I vividly recall several years ago, when I was on a weekend run on a trail near my house and received a text message from a friend that stopped me in my tracks. Not because it was bad news or urgent or anything. But because the Lord had clearly given her a message for me, and I felt compelled to listen to it with urgency. The text went something like, “I came across Psalm 46:10 and thought of you so I prayed for you.” And accompanying it was a link to a song. I stopped my run, cued up the song, and continued my run with a different posture. Seeking in prayer to understand what the Lord had for me in this message. It was a moment, a pause, with the Lord that has stuck with me to this day. But more on that shortly…
He says, “Be still, and know that I am God;Psalm 46:10
I will be exalted among the nations,
I will be exalted in the earth.”
Like many Bible verses, Psalm 46:10 is often taken out of context to declare something that was not intended in the passage itself. While “Be still…” sounds perfect for someone who is busy and maybe needs to slow down and be reminded of God’s presence, that is not even close to the fullness of what God intends for us from these words.
Psalm 46, considered by Bible scholars as “The Torah of Surrender,” was written by the sons of Korah, who were the descendants of the Levites, when they needed to reassure themselves that God is their Savior and deliverer whenever they call on Him in times of difficulties. The concluding section of Psalm 46, where verse 10 can be found, calls us to see the mighty works of God. These works are presented as ‘desolations’ — the ruins of the nations who oppose Him. The promise of God’s peace and reign over all is illustrated by the destruction of weapons. All are called to be still and know that He alone is God, and He will be exalted above all. The Psalm ends with the assurance of His refuge as the fortress of Israel.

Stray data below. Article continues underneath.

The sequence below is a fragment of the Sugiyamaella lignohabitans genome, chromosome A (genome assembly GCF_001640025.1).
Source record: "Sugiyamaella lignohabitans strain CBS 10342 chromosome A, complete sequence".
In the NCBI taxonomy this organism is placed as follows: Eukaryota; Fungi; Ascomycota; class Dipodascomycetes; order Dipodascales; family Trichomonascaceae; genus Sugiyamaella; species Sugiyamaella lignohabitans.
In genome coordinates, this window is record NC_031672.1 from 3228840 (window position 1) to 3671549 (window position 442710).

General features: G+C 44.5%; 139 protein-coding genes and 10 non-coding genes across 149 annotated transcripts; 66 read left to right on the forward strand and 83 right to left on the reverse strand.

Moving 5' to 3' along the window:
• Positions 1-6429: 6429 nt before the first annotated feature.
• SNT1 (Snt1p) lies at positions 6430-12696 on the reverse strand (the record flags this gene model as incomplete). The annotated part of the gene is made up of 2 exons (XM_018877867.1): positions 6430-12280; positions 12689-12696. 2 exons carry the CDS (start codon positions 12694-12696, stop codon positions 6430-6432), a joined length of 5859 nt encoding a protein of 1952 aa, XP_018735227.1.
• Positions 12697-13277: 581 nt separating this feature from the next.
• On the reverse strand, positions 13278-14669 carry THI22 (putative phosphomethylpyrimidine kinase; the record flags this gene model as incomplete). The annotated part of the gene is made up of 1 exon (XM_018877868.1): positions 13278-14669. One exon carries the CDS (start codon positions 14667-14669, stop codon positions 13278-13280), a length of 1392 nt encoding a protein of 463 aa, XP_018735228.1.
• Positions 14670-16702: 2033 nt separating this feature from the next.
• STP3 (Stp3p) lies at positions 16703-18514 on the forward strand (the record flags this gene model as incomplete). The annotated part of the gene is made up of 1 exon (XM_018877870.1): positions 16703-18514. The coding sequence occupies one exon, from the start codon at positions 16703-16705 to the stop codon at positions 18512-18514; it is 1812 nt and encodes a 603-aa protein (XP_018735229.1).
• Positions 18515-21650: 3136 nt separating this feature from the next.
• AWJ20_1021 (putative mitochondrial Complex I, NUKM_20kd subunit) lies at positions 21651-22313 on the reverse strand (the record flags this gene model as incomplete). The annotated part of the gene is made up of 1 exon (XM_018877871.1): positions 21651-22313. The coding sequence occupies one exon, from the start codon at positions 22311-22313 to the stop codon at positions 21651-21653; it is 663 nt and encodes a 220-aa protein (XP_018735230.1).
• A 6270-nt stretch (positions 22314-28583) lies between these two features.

So, when we break down Psalm 46:10 in context, looking at the Hebrew meaning, we get an even further richness. The command, “be still” (or in some versions, “cease striving”) comes from the Hebrew word stem of the verb “Rapha” which means “be weak,” “let go,” “quiet,” or “release.” “Be still” is very much a call to action, where we are called to quiet ourselves before the Lord, and most importantly, surrender all to Him so that He can do His work in us. In Hebrew grammar, the emphasis of the coordinate imperatives “be still” and “know” is on the second imperative. In other words, we surrender so that we may know that God is in control.
Psalm 46:10 is a direct command from God to stop our futile efforts in dealing with things that are His domain. He asks us to put down our weapons of war and stand in awe of Him and His mighty power. As God, He is sovereign, faithful, omnipotent, and unfailing. But in order for us to do this, it takes obedience on our part. When life gets crazy, this verse is an answer to the chaos. Not so we can ‘be still’ and rest and slow down (though all those things are good), but rather to pause, and surrender all to Him. It is when I do that, that I believe I can hear what He has for me.
This past Spring, I took a trip to the Holy Land. (I wrote a bit about it here.) In the heart of the Old City Jerusalem, sits a 500-year-old tattoo parlor, Razzouk Tattoo. Our group of travelers decided to take a visit. I knew this visit was coming for days, and I spent the time determining whether I was going to get a tattoo, but surprisingly felt compelled to do so. It seemed most obvious to get a cross, and the question was just, “Where?” However, the night before, I couldn’t get “Be still and know” out of my head, thinking that perhaps I was supposed to ask them to write that in Hebrew and “ink” it, well, I didn’t know where!
Upon arriving, I glanced through their books several times, and spent probably close to 30 minutes trying to make up my mind about a cross. I decided to look through one of their books once more, and as I turned to one of the last pages, it jumped out at me. These Hebrew letters with 46:10 below:
I knew right away I was to get that, and I was to get it on the inside of my right ankle. THIS. This would serve as a reminder to Be still and know. To walk in surrender of Jesus and be confident in His plans for me.
So, a 27th generation tattoo artist, Wassim Razzouk, penned this on my ankle and yes, it was one of the most physically painful things I’ve endured, but that too served as a reminder that through pain, we are made stronger and more confident when we surrender it to Him.
This “permanent” reminder has been a gift to me. In the heat of a workday or in the quiet of an evening. With friends or sitting alone on my patio. I never thought I would say the words, “I love my tattoo!”
“Be still and know” is a part of my story that is still being written, and I know He has even more for me to learn about this, and I can’t wait to see what He reveals!